Going Out On A Limb, North Dakota Oil Titan Scraps Hedges

Hess To Form MLP For North Dakota Oil, Gas Transport Assets
Harold Hamm stuns a bearish crude market by scrapping all of the North Dakota energy producer's oil hedges, betting that prices will recover soon after sinking 25% in recent months.


WILLISTON, N.D., Nov 6 (Reuters) - Harold Hamm, chief executive of Continental Resources Inc, stunned a bearish crude market by scrapping all of the North Dakota energy producer's oil hedges, betting that prices will recover soon after sinking 25 percent in recent months.

With the move, Hamm, who last month called OPEC a "toothless tiger," appears to be heading into a price war with Saudi Arabia, the world's biggest oil exporter, without any protection from a prolonged downturn that some analysts say is looming.

Saudi Arabia and 14 other OPEC members have shown no sign yet of moving to cut production, a step that would lift prices.

The conventional wisdom is that the country, frustrated by a global supply glut caused by soaring United States output, is prepared to let prices fall to squeeze U.S. shale oil producers out of the market.

But Hamm, striking a defiant tone, told investors Thursday the U.S. shale boom won't end any time soon.

"We see OPEC worried about that and want to slow down what we're doing," he said.

Indeed, North Dakota considers OPEC its "chief competitor," Lynn Helms, head of the state's Department of Mineral Resources, said last month.


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Philippe | Nov. 9, 2014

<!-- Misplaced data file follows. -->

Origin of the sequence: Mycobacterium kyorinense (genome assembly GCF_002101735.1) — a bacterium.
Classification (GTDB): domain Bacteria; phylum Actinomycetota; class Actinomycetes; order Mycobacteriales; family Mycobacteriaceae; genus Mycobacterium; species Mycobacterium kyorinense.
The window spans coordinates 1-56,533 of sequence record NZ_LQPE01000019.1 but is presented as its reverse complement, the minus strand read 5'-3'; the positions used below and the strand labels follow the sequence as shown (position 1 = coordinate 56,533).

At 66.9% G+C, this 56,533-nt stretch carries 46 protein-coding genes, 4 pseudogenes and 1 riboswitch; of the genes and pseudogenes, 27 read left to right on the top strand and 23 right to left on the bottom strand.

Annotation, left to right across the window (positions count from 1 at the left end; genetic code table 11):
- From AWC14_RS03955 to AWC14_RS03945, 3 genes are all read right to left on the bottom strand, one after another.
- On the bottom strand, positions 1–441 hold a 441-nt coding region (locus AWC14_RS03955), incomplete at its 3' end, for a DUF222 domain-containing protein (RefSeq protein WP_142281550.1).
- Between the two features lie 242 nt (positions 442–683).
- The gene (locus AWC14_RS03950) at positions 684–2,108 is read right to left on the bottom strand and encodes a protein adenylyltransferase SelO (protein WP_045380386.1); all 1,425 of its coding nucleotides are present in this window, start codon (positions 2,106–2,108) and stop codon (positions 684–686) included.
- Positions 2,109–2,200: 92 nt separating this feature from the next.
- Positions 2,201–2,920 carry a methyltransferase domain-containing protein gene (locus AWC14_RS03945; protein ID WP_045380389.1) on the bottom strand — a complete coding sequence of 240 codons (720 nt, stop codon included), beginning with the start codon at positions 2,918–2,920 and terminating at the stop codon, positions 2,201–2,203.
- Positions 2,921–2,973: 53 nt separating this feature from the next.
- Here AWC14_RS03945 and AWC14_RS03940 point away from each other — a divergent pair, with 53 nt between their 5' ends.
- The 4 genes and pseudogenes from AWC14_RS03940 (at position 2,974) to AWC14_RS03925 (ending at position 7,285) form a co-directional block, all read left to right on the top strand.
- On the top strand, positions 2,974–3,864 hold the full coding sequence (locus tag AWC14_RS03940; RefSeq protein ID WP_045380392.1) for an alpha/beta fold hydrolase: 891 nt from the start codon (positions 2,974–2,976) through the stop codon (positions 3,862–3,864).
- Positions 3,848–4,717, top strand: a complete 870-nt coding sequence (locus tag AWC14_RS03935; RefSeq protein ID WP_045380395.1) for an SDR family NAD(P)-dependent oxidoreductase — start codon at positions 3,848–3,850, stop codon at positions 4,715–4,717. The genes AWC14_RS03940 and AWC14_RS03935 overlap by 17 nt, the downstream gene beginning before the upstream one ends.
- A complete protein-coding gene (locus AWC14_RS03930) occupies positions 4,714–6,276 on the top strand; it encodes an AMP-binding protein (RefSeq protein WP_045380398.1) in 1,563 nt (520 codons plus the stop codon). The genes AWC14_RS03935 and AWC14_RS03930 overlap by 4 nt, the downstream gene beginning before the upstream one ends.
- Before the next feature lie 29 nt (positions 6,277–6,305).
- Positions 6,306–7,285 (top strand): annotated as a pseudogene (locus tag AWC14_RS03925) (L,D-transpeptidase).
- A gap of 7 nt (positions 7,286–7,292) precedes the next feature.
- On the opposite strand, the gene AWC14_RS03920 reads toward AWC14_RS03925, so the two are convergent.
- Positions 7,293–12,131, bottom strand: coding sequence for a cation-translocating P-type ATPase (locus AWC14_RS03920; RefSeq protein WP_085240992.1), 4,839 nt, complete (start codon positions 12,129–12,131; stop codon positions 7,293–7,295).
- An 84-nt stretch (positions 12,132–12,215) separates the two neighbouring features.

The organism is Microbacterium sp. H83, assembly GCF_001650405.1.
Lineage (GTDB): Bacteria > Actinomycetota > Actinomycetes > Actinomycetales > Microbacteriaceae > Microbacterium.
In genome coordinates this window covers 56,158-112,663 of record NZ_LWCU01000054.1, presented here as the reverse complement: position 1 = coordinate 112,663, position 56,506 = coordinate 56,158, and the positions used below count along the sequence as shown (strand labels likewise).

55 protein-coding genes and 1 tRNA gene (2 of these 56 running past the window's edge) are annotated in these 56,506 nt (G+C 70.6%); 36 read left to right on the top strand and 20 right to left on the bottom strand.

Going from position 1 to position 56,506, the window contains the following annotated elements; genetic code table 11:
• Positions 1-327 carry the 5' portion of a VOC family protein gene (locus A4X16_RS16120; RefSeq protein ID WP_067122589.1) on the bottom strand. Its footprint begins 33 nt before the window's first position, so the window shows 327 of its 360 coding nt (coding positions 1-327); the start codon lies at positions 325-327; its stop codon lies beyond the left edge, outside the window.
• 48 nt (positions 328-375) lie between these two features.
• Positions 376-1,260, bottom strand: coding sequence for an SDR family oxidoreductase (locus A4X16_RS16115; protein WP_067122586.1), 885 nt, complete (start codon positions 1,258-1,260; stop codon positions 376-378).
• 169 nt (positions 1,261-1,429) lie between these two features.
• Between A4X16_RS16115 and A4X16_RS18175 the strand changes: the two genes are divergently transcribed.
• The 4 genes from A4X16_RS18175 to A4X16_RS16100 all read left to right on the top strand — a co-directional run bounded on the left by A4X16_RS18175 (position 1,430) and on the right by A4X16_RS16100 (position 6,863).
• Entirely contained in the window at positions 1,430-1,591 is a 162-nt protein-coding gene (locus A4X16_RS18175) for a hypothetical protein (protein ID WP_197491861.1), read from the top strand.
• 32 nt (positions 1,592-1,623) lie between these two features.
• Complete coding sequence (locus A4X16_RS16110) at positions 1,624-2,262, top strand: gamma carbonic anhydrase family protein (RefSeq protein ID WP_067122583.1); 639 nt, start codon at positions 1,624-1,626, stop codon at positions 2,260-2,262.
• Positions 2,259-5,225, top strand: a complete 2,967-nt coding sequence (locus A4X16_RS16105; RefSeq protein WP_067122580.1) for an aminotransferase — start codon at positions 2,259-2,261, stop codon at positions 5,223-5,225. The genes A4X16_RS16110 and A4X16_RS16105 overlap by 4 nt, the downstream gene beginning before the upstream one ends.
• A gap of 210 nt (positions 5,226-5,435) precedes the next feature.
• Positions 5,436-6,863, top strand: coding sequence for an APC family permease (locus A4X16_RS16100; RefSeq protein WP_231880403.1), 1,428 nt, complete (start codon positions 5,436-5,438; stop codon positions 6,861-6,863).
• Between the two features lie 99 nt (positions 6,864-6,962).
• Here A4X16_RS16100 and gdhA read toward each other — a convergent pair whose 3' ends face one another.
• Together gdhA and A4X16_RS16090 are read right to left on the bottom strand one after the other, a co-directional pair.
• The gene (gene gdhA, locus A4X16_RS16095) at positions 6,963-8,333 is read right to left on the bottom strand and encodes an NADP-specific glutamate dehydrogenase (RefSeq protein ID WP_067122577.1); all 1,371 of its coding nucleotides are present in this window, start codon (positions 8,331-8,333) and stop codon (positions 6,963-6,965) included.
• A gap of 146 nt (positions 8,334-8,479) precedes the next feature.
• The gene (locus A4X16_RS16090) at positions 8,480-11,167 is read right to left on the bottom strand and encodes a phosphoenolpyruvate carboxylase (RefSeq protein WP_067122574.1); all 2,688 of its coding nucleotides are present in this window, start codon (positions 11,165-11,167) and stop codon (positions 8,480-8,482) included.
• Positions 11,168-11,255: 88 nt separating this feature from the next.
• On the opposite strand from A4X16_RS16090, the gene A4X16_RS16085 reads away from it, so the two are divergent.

The politic of OPEC price drop is driven by Saudis Arabia. The Saudis have always been in the forefront of OPEC pricing. The Saudis are OPEC largest producer with the largest reserve, but foremost the potential production and reserve is kept under rapped. The Saudis position is very favorable in that their population social needs are not nearly that of Nigeria and Iran, amount others. The Saudis price of the Brent has for goal to compete with US refined product. In order to be competitive the crude price as to be competitive, in markets that have refineries. These markets have two options, buy refined products from the US or close their refineries. To some extent this is what has happen in Europe for some times. Many European refineries cannot compete if the refinery uses local labor. To make things worse, the power required to power these refineries use the very crude they purchase, or the imported natural gas from Russia. The European oil market has changed in that the demand for diesel over took the gasoline needs. Although the diesel cost more to produce, Diesel has a lower tax that make it more advantageous. Refineries cost of modifications required to produce more diesels cannot be amortized over 30 years. It is more economical to buy refined product outside Europe: the diesel comes from Russia and the gasoline from the Middle East. Again the Saudis are well placed to provide the refined product out right and compete with US refiners. But this is not possible world around, so the Brent crude is discounted where possible. OPEC is allowing the Brent price discount near term. Can the OPEC members requiring large social commitments be able to live with 15% to 20% less revenues? Short terms, yes, but what length of times will they be able to sustain this loss of revenues? Continental may not be taking the risk that appears to be the prevailing thinking. The Saudis can live with $60 barrel price, Nigeria and Iran will not be able to follow for very long.

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